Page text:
The Ponchatoula Strawberry Festival is a bit of a misnomer. The annual festival, now 38 years old, celebrates not just the actual town's namesake berry, but rather the state's collective strawberry nation convening at a sort of fruit mecca in Ponchatoula, the otherwise sleepy Tangipahoa Parish town (and hometown of Irma Thomas).
But it's been a rough season for strawberry farmers, despite the week before and the week entering the festival when farmers are loaded with the berries, now at their seasonal peak (and the potential raison d'etre for the fest itself: survival). Low prices and small early harvests took a toll on the season farmers sold what they could before the brutal freeze, leaving a gap before spring, and now, as the crop rolls in and time is money, farmers may be on harder times if prices fall lower than $10 or $12 a flat.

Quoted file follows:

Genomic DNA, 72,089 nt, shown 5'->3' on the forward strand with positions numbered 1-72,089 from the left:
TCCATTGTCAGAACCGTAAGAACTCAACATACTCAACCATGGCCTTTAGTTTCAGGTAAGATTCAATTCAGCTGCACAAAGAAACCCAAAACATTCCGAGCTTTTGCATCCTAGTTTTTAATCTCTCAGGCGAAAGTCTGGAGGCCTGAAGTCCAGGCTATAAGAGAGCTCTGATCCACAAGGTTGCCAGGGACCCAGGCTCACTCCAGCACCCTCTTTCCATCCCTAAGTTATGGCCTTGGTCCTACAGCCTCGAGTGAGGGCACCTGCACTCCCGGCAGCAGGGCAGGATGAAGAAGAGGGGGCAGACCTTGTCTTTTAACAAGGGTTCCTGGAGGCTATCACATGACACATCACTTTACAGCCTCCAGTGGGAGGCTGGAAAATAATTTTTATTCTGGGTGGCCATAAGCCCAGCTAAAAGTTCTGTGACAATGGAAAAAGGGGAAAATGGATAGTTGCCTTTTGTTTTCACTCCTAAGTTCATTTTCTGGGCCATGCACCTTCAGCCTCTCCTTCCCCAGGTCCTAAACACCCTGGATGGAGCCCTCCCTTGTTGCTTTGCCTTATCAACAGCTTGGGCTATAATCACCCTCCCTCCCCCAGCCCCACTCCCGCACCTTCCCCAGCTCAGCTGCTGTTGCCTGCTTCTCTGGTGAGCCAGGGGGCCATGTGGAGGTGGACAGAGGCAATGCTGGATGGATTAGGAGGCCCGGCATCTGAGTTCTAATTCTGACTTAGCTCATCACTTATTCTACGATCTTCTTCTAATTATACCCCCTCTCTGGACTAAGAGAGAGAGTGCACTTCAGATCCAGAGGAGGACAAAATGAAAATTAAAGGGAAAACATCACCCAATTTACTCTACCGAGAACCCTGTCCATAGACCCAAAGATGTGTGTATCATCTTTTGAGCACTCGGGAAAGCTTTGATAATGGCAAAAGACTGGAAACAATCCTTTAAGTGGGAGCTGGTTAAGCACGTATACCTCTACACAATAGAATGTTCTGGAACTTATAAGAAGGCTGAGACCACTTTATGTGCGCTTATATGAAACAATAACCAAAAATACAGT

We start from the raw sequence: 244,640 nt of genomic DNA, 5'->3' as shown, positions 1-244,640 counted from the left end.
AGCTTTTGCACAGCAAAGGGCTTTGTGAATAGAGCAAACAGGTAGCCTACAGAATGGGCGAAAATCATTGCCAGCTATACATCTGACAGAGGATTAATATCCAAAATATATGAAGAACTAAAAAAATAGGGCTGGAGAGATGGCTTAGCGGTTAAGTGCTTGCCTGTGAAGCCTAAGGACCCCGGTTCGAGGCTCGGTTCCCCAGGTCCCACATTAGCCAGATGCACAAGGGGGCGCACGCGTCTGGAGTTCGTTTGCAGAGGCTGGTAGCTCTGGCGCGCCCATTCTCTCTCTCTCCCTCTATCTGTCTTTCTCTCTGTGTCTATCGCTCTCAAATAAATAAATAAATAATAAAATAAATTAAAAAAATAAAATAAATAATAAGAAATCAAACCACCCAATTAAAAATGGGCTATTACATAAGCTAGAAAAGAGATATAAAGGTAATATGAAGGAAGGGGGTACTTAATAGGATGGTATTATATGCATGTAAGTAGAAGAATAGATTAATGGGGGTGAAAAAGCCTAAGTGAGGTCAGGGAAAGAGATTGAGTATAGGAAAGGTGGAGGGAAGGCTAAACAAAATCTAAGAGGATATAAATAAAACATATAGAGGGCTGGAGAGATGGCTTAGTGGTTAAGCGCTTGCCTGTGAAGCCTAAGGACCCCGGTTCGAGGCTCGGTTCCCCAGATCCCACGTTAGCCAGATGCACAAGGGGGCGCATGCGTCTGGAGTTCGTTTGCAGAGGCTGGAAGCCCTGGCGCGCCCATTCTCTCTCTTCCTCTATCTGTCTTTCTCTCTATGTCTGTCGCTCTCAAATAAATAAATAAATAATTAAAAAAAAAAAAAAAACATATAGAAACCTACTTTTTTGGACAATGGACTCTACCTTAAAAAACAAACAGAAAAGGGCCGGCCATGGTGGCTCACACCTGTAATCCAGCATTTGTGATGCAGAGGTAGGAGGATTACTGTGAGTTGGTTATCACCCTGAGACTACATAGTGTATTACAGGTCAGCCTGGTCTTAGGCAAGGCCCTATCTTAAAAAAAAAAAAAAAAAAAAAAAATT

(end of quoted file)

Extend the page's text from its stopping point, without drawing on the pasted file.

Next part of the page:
If there ever was a time to thank your farmers for our often-taken-for-granted plump, red saviors, now is the time. (The T-P says the festival rakes in $33 million for the parish.)
You'll find them in daquiris, shortcakes and barbecue glaze, and chocolate-covered and deep fried. If you're lucky, you'll find it in more. (Not counting the soul-hugging Abita Strawberry Harvest Lager. Also, Jell-O shots.)
One vendor at yesterday evening's Crescent City Farmers Market in Mid-City was selling selling flats of the Ponchatoula stuff. She says she'll be at the festival all weekend. Not just at one stand, but several.